After watching the higher resolution it is difficult to go back to the free account’s SD option. It’s a shame that most of the content on the site isn’t available in 720P but Crunhyroll is making an effort to release all their newer titles in the higher resolution and most of the shows lacking the High Definition option, such as The Melancholy of Haruhi Suzumiya, weren’t animated in High Definition to begin with. If Crunchyroll is a person’s primary method for consuming anime there is no reason not to upgrade to a premium account. Access to the higher resolution is alone worth the price of the monthly subscription.
The raise of fansubs was prompted by the long gap between when a show aired in Japan and when it was released in North American. Simulcasts have eliminated that problem with companies like Crunchyroll, Funimation, and The Anime Network offering subtitled anime only hours after it has finished airing in Japan. This speed completely subverts the pirates who, unlike the companies above, don’t have access to the Japanese scripts and have to do a lengthy transcription before translating the show. Of course, fansubs have not disappeared but are starting to slow down once the show becomes available streaming.
The simulcast model makes sense based on the old broadcasting model that is, unfortunately, still dominant. The show can now be previewed for “free” with ads or as part of the premium membership long before the DVD comes out. Consumers are no longer forced to buy anime blindly. This simulcast model has a huge benefit for the American licensing companies. These streaming sites can serve as testing areas to see if a show is worth licensing for domestic release based on how popular it is when streamed.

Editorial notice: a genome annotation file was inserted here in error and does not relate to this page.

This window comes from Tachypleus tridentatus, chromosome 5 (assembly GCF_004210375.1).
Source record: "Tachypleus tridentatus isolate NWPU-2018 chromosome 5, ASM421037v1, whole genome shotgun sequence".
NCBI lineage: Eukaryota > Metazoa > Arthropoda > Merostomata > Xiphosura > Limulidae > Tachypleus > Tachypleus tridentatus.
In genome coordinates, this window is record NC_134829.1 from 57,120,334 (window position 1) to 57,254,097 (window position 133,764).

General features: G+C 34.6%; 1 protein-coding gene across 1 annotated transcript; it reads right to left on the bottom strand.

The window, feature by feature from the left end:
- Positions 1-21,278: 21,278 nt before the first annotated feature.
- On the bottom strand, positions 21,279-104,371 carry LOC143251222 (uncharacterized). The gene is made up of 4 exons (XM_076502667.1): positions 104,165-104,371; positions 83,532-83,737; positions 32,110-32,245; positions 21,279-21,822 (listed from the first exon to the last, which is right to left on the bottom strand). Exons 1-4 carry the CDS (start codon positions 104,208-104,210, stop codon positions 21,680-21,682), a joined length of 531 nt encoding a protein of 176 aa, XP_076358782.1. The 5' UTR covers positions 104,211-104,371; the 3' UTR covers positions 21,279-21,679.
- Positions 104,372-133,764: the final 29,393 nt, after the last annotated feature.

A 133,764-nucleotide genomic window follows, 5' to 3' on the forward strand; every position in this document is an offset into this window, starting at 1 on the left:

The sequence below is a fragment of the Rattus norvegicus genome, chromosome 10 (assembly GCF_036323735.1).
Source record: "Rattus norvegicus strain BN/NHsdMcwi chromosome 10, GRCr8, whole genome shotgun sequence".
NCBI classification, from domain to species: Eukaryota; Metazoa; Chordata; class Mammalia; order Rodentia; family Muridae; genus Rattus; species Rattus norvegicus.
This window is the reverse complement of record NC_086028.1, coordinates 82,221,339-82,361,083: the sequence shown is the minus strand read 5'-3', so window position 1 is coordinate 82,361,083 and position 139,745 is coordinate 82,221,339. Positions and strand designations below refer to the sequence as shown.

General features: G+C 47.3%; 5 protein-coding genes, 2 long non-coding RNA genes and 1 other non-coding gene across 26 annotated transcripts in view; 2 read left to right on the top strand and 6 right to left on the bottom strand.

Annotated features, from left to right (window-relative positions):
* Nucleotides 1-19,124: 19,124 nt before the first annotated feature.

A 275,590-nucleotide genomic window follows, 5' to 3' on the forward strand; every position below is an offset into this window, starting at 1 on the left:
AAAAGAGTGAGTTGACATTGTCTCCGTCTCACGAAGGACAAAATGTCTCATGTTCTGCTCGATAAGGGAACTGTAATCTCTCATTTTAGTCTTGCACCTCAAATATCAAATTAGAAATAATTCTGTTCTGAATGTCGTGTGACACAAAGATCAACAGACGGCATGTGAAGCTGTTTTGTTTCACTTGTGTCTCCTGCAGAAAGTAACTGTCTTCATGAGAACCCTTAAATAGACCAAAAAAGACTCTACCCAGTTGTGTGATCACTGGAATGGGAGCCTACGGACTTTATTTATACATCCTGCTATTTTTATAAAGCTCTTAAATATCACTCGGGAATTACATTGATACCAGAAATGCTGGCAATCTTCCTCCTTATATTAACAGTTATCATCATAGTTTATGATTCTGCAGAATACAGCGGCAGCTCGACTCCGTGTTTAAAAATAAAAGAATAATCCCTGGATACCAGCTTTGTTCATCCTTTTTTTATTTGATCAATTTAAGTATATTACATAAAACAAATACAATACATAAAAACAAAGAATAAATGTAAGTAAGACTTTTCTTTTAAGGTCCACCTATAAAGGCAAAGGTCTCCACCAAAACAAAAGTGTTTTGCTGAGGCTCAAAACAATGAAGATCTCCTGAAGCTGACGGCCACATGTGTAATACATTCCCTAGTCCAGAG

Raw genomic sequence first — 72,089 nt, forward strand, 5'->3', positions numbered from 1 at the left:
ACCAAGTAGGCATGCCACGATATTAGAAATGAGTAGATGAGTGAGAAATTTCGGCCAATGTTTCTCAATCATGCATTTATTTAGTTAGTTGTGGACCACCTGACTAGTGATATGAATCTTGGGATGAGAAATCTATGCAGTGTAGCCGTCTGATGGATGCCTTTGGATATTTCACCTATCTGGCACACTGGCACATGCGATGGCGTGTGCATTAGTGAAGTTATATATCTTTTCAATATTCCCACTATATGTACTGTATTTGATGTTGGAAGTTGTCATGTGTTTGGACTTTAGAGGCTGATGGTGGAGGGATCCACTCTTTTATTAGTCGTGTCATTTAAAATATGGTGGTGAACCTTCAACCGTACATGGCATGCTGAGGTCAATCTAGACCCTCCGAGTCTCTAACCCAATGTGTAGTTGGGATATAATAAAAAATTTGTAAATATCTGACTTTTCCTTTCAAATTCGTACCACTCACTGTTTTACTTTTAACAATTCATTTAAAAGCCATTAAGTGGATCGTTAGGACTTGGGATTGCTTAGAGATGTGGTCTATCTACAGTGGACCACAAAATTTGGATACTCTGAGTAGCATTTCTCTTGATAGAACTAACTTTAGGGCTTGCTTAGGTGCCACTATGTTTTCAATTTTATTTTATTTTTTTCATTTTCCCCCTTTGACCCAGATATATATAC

Of all the sites currently doing Anime Simulcasts Crunchyroll is by far the best because of the High Definition options. The streams are normally up within two hours of the Japanese broadcast and there are countdown clocks all over the Crunchyroll homepage to remind users when the next show becomes available on top of a calendar that lists every title in the month with the day and time it will become available. Looking at Funimation’s streaming portal it is difficult to tell which shows are simulcasts and there doesn’t seem to be any indication of when the shows will be released. Crunchyroll is positioning itself to become the internet broadcaster of Anime while Funimation is dropping the ball by allowing their simulcasts to blend in with the rest of their content.